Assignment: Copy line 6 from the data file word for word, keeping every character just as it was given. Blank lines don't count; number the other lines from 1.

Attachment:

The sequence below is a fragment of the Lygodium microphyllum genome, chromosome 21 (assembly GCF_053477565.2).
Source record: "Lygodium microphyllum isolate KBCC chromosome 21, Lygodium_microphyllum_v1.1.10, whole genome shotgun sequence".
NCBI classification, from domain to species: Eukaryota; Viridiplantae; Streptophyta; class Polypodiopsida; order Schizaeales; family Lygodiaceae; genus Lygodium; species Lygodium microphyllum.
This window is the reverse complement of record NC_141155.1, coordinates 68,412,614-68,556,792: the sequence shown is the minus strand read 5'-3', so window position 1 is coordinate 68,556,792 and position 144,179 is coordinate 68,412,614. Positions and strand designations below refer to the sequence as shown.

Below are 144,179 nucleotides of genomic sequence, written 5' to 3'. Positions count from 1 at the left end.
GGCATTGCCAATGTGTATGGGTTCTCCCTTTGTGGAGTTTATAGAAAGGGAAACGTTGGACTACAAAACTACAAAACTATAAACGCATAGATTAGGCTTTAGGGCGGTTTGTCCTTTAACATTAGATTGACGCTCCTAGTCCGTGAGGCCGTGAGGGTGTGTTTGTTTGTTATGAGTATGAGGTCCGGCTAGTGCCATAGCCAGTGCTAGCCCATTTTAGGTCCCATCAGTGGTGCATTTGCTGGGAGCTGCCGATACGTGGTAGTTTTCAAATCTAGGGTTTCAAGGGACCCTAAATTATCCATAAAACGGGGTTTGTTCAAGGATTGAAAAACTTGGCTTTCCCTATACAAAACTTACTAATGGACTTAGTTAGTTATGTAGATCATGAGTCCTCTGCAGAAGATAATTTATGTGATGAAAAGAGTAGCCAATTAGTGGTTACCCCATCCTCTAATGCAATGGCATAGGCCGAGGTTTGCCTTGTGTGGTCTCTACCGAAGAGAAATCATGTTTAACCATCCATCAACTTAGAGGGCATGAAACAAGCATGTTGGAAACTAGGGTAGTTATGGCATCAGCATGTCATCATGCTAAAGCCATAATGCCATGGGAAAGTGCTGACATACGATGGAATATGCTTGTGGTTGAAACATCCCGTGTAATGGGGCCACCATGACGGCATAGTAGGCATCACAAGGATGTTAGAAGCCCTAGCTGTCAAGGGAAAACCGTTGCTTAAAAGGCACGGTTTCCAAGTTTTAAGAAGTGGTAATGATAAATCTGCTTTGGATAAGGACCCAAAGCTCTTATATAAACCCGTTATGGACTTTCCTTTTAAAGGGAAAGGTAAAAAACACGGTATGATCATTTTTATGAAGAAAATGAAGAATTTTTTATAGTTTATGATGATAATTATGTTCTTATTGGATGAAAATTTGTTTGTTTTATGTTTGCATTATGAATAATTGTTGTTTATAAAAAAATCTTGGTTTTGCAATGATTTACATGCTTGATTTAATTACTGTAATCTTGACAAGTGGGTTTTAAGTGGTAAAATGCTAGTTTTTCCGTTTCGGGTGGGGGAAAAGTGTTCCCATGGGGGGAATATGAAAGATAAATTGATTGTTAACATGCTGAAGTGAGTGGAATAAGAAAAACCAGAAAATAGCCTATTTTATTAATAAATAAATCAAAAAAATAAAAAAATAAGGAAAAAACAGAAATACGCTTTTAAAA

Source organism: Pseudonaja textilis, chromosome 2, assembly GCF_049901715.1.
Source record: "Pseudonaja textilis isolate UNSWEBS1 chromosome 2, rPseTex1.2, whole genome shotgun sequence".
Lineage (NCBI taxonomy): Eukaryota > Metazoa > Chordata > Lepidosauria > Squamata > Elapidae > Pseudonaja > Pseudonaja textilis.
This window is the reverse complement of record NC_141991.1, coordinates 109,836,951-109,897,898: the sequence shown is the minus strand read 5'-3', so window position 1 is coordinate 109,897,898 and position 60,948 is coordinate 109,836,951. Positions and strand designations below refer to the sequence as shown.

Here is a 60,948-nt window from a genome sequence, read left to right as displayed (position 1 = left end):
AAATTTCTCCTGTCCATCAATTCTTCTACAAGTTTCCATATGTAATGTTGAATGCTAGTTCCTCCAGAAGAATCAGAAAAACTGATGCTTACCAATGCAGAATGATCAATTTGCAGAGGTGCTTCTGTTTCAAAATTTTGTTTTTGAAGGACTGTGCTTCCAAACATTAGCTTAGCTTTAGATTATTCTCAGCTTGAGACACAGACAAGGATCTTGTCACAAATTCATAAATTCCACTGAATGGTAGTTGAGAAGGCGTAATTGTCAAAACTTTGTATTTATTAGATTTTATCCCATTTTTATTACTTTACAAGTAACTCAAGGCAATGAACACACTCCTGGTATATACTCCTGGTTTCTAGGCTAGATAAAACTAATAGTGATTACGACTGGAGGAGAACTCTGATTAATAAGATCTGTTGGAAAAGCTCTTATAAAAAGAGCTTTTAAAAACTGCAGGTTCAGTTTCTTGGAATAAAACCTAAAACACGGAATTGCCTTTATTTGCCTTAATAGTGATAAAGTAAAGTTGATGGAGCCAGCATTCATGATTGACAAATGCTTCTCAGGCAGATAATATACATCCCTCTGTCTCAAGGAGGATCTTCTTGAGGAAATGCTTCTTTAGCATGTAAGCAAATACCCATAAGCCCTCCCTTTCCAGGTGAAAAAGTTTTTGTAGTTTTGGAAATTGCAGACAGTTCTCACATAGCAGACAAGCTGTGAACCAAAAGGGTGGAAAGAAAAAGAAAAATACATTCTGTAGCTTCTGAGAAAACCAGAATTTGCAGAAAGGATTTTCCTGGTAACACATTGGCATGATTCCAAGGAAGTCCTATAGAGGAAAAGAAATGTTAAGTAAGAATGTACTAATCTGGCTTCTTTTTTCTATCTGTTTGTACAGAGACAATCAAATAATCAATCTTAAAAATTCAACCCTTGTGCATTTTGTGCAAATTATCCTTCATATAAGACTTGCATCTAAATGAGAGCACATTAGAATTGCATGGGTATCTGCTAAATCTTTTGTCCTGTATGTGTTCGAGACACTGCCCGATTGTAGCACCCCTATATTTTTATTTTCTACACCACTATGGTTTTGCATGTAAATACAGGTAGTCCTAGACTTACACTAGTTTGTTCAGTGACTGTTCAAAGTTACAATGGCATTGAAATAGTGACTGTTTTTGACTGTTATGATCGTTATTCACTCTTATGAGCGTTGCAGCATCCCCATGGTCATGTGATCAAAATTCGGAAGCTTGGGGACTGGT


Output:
GGCATTGCCAATGTGTATGGGTTCTCCCTTTGTGGAGTTTATAGAAAGGGAAACGTTGGACTACAAAACTACAAAACTATAAACGCATAGATTAGGCTTTAGGGCGGTTTGTCCTTTAACATTAGATTGACGCTCCTAGTCCGTGAGGCCGTGAGGGTGTGTTTGTTTGTTATGAGTATGAGGTCCGGCTAGTGCCATAGCCAGTGCTAGCCCATTTTAGGTCCCATCAGTGGTGCATTTGCTGGGAGCTGCCGATACGTGGTAGTTTTCAAATCTAGGGTTTCAAGGGACCCTAAATTATCCATAAAACGGGGTTTGTTCAAGGATTGAAAAACTTGGCTTTCCCTATACAAAACTTACTAATGGACTTAGTTAGTTATGTAGATCATGAGTCCTCTGCAGAAGATAATTTATGTGATGAAAAGAGTAGCCAATTAGTGGTTACCCCATCCTCTAATGCAATGGCATAGGCCGAGGTTTGCCTTGTGTGGTCTCTACCGAAGAGAAATCATGTTTAACCATCCATCAACTTAGAGGGCATGAAACAAGCATGTTGGAAACTAGGGTAGTTATGGCATCAGCATGTCATCATGCTAAAGCCATAATGCCATGGGAAAGTGCTGACATACGATGGAATATGCTTGTGGTTGAAACATCCCGTGTAATGGGGCCACCATGACGGCATAGTAGGCATCACAAGGATGTTAGAAGCCCTAGCTGTCAAGGGAAAACCGTTGCTTAAAAGGCACGGTTTCCAAGTTTTAAGAAGTGGTAATGATAAATCTGCTTTGGATAAGGACCCAAAGCTCTTATATAAACCCGTTATGGACTTTCCTTTTAAAGGGAAAGGTAAAAAACACGGTATGATCATTTTTATGAAGAAAATGAAGAATTTTTTATAGTTTATGATGATAATTATGTTCTTATTGGATGAAAATTTGTTTGTTTTATGTTTGCATTATGAATAATTGTTGTTTATAAAAAAATCTTGGTTTTGCAATGATTTACATGCTTGATTTAATTACTGTAATCTTGACAAGTGGGTTTTAAGTGGTAAAATGCTAGTTTTTCCGTTTCGGGTGGGGGAAAAGTGTTCCCATGGGGGGAATATGAAAGATAAATTGATTGTTAACATGCTGAAGTGAGTGGAATAAGAAAAACCAGAAAATAGCCTATTTTATTAATAAATAAATCAAAAAAATAAAAAAATAAGGAAAAAACAGAAATACGCTTTTAAAA